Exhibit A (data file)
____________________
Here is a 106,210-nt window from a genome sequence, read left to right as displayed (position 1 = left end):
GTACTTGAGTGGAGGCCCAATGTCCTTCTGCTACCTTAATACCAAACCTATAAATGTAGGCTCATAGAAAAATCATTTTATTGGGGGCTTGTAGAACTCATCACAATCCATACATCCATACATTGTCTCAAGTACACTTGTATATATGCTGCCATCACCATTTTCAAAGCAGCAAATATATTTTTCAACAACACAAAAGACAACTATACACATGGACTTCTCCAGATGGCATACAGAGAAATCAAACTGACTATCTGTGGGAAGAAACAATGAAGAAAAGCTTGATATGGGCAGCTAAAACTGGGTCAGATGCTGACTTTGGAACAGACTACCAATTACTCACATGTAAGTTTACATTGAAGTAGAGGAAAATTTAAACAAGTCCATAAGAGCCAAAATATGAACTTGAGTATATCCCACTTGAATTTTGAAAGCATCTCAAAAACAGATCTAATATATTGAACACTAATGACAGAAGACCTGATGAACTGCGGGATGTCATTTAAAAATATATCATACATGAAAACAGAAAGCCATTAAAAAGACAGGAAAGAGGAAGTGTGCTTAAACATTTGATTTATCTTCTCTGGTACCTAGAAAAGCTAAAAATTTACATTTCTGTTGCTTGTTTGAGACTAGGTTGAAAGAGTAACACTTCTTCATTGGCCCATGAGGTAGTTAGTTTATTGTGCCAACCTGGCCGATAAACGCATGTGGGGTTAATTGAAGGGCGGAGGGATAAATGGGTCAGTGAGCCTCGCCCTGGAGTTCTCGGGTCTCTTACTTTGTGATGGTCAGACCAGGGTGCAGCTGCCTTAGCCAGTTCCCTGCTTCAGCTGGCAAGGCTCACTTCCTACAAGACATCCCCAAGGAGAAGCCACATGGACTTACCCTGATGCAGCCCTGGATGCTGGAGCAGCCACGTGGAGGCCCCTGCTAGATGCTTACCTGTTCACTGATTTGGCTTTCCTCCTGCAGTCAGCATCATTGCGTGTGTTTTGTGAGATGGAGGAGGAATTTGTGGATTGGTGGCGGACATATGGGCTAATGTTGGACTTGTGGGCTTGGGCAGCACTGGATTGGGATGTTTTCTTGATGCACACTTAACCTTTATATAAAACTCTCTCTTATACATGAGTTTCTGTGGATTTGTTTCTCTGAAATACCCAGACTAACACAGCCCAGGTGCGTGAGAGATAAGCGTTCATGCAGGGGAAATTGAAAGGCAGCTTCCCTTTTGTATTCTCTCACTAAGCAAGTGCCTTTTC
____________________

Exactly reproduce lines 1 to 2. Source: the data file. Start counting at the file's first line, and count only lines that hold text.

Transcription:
Here is a 106,210-nt window from a genome sequence, read left to right as displayed (position 1 = left end):
GTACTTGAGTGGAGGCCCAATGTCCTTCTGCTACCTTAATACCAAACCTATAAATGTAGGCTCATAGAAAAATCATTTTATTGGGGGCTTGTAGAACTCATCACAATCCATACATCCATACATTGTCTCAAGTACACTTGTATATATGCTGCCATCACCATTTTCAAAGCAGCAAATATATTTTTCAACAACACAAAAGACAACTATACACATGGACTTCTCCAGATGGCATACAGAGAAATCAAACTGACTATCTGTGGGAAGAAACAATGAAGAAAAGCTTGATATGGGCAGCTAAAACTGGGTCAGATGCTGACTTTGGAACAGACTACCAATTACTCACATGTAAGTTTACATTGAAGTAGAGGAAAATTTAAACAAGTCCATAAGAGCCAAAATATGAACTTGAGTATATCCCACTTGAATTTTGAAAGCATCTCAAAAACAGATCTAATATATTGAACACTAATGACAGAAGACCTGATGAACTGCGGGATGTCATTTAAAAATATATCATACATGAAAACAGAAAGCCATTAAAAAGACAGGAAAGAGGAAGTGTGCTTAAACATTTGATTTATCTTCTCTGGTACCTAGAAAAGCTAAAAATTTACATTTCTGTTGCTTGTTTGAGACTAGGTTGAAAGAGTAACACTTCTTCATTGGCCCATGAGGTAGTTAGTTTATTGTGCCAACCTGGCCGATAAACGCATGTGGGGTTAATTGAAGGGCGGAGGGATAAATGGGTCAGTGAGCCTCGCCCTGGAGTTCTCGGGTCTCTTACTTTGTGATGGTCAGACCAGGGTGCAGCTGCCTTAGCCAGTTCCCTGCTTCAGCTGGCAAGGCTCACTTCCTACAAGACATCCCCAAGGAGAAGCCACATGGACTTACCCTGATGCAGCCCTGGATGCTGGAGCAGCCACGTGGAGGCCCCTGCTAGATGCTTACCTGTTCACTGATTTGGCTTTCCTCCTGCAGTCAGCATCATTGCGTGTGTTTTGTGAGATGGAGGAGGAATTTGTGGATTGGTGGCGGACATATGGGCTAATGTTGGACTTGTGGGCTTGGGCAGCACTGGATTGGGATGTTTTCTTGATGCACACTTAACCTTTATATAAAACTCTCTCTTATACATGAGTTTCTGTGGATTTGTTTCTCTGAAATACCCAGACTAACACAGCCCAGGTGCGTGAGAGATAAGCGTTCATGCAGGGGAAATTGAAAGGCAGCTTCCCTTTTGTATTCTCTCACTAAGCAAGTGCCTTTTC